Eating walnuts could be the ticket to supporting cognitive function in older adults, according to a recent study.
After conducting telephone interviews to assess cognitive status in 3,632 adults ages 65 and older in the U.S., researchers concluded any walnut consumption was associated with higher cognitive ability. The results were published in Public Health Nutrition on July 31.
“In this study, researchers found walnut consumption—even less than the traditional 1-ounce serving—was associated with greater cognitive scores than in non-walnut eaters,” Natalie Rizzo, MS, RD, a partner with California Walnuts, who funded the study, tells Verywell.
To assess cognitive status, researchers used the Telephone Interview for Cognitive Status, a short questionnaire that asks basic math, verbal, and reasoning questions. They divided participants’ walnut consumption into two categories: none/low intake (0.01-0.08 1-ounce servings per day) versus moderate intake (more than 0.08 1-ounce servings per day).
While results suggest people who reported eating walnuts had greater cognitive scores than those who avoided the nut, it does not prove that walnuts offer a protective effect against cognitive decline.
“This research shows similar results to other studies analyzing walnut consumption and cognitive function,” Rizzo says. “For example, according to an epidemiological study published in The Journal of Nutrition Health & Aging, eating walnuts may improve performance on cognitive function tests for memory, concentration, and information processing speed in adults.”
Walnuts and Brain Health
Walnuts are well-known for their brain-supporting nutrients, including ALA omega-3 fatty acids and polyphenols. They also support healthy blood pressure, which facilitates brain health by helping the heart pump blood to the brain.
This is not the first study that suggests walnut consumption has a positive effect on brain health. Results from other studies suggest:
- Women who consume at least two servings of walnuts per week during their late 50s and early 60s are more likely to age healthfully compared to those who do not eat walnuts. In this study, “healthy aging” was defined as having no chronic diseases, no memory impairment, and no physical disabilities, as well as having “intact mental health” after the age of 65.4
- Eating a Mediterranean diet supplemented with olive oil or nuts (primarily walnuts) is correlated with reduced age-related cognitive decline in an older Spanish population at high cardiovascular risk.
- Eating nuts, like walnuts, along with berries may have beneficial effects for cognitive performance and neurodegeneration in aging.
What This Means For You
According to numerous studies, eating walnuts in conjunction with an overall healthy dietary pattern supports brain health. To incorporate more walnuts into your diet, try tossing them on your salad or even dipping them in dark chocolate.
Is Walnut Consumption A Must When Supporting Cognitive Function?
According to the all current data, walnuts appear to be a brain-boosting superfood. However, the authors of the Public Health Nutrition study note that those who ate more walnuts also tended to exhibit other positive health behaviors that support cognitive health. Therefore, it’s uncertain whether walnuts, specifically, boosted cognitive scores, or if the scores can be attributed to the healthier lifestyles of people who happen to eat walnuts.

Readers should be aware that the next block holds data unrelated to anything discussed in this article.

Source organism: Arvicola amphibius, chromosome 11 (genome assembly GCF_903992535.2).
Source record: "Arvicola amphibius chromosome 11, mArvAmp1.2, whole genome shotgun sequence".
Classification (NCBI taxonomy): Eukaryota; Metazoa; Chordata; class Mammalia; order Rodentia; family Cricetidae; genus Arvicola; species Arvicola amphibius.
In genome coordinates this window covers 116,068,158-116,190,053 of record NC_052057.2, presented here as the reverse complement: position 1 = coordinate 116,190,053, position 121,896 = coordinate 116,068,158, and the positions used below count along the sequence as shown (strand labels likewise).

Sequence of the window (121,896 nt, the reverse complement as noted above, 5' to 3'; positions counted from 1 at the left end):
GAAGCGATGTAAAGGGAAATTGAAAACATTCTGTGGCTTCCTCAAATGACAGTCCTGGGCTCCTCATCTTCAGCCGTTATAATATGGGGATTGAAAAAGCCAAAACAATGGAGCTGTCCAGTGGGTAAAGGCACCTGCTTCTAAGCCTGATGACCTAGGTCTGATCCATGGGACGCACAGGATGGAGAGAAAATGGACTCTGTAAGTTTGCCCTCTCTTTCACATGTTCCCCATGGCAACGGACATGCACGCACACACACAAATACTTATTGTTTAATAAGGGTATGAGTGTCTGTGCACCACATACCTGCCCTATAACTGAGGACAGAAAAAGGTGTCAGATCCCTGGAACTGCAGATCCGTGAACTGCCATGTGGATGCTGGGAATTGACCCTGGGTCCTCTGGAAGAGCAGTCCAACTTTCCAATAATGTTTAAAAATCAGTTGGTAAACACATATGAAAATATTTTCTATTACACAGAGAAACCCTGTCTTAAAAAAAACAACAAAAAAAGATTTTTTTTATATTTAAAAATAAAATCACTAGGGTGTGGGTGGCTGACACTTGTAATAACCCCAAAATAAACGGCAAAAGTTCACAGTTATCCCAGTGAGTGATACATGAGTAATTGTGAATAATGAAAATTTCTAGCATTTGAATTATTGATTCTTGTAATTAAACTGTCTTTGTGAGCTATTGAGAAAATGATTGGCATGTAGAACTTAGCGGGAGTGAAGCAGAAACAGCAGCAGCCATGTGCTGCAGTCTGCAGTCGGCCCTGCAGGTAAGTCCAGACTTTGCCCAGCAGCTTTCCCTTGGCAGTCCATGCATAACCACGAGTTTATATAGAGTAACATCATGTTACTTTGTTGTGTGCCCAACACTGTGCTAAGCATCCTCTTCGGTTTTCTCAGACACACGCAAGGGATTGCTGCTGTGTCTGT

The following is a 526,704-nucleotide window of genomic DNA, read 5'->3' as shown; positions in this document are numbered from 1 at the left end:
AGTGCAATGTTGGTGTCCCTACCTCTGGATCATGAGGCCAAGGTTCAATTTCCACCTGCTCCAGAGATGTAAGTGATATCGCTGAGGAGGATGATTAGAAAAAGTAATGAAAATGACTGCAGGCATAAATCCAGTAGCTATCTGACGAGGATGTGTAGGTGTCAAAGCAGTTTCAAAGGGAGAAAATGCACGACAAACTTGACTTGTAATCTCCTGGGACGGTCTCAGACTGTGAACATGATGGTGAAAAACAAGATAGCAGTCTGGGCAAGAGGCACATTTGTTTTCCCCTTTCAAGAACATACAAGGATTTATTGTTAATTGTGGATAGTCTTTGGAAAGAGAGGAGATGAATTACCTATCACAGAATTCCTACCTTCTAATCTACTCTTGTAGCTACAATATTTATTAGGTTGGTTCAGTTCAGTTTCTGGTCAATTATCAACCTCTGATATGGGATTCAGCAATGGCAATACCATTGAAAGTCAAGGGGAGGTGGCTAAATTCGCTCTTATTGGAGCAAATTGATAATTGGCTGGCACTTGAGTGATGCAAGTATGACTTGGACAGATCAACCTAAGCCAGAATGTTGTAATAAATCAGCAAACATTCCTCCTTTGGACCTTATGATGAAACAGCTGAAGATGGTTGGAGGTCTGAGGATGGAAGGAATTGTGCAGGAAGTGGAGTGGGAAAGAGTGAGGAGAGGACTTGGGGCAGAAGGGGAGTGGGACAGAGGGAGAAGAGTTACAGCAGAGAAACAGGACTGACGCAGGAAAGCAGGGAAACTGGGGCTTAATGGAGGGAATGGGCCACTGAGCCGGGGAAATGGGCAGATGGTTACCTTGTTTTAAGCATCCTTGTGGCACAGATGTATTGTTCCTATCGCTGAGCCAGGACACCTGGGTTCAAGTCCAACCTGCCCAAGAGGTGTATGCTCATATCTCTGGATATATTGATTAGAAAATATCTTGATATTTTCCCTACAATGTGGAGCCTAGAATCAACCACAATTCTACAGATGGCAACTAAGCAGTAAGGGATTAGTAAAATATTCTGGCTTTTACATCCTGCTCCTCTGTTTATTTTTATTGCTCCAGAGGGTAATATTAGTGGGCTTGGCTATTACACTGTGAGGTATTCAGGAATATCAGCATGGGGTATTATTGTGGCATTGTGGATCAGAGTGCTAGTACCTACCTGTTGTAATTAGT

“This study—in addition to the large body of research available on walnuts and health—proves walnuts are a healthy addition to one’s diet,” Elizabeth Shaw, MS, RDN, CPT, a nutrition expert and author of “Air Fryer Cookbook For Dummies” and “Instant Pot Cookbook For Dummies,” tells Verywell. “However, I’m hesitant to say based solely on the 3600+ participants in the study that eating walnuts alone promotes cognition.”
Like the study authors imply, Shaw thinks a variety of healthy behaviors and a balanced diet are better predictors of cognitive health.
“Walnuts may certainly work synergistically with other foods known to promote cognitive health, like wild blueberries and eggs,” Shaw says. “While walnuts may be challenging for some older adults to chew, eggs are easily palatable. They are also one of the most concentrated sources of choline, a B-like vitamin crucial for cognitive health that 90% of Americans don’t get enough of.”
So, if you are not a walnut aficionado, don’t feel like you have to force-feed yourself walnut butter every day. Other foods have been shown to play a positive role in cognition too, including fish, eggs, and blueberries.
Relying solely on walnuts for brain health is also not your best bet. Healthcare providers suggest focusing on dietary patterns, such as the Mediterranean diet, instead of one single food to support brain health.
- Eating walnuts may result in better cognitive function in older people compared those who don’t eat walnuts.
- If you don’t like walnuts, other foods have been shown to support brain health as well, such as eggs, fish, and blueberries.
- Following a dietary pattern that supports brain health, like the Mediterranean diet, may be a better recommendation than focusing on one single food.
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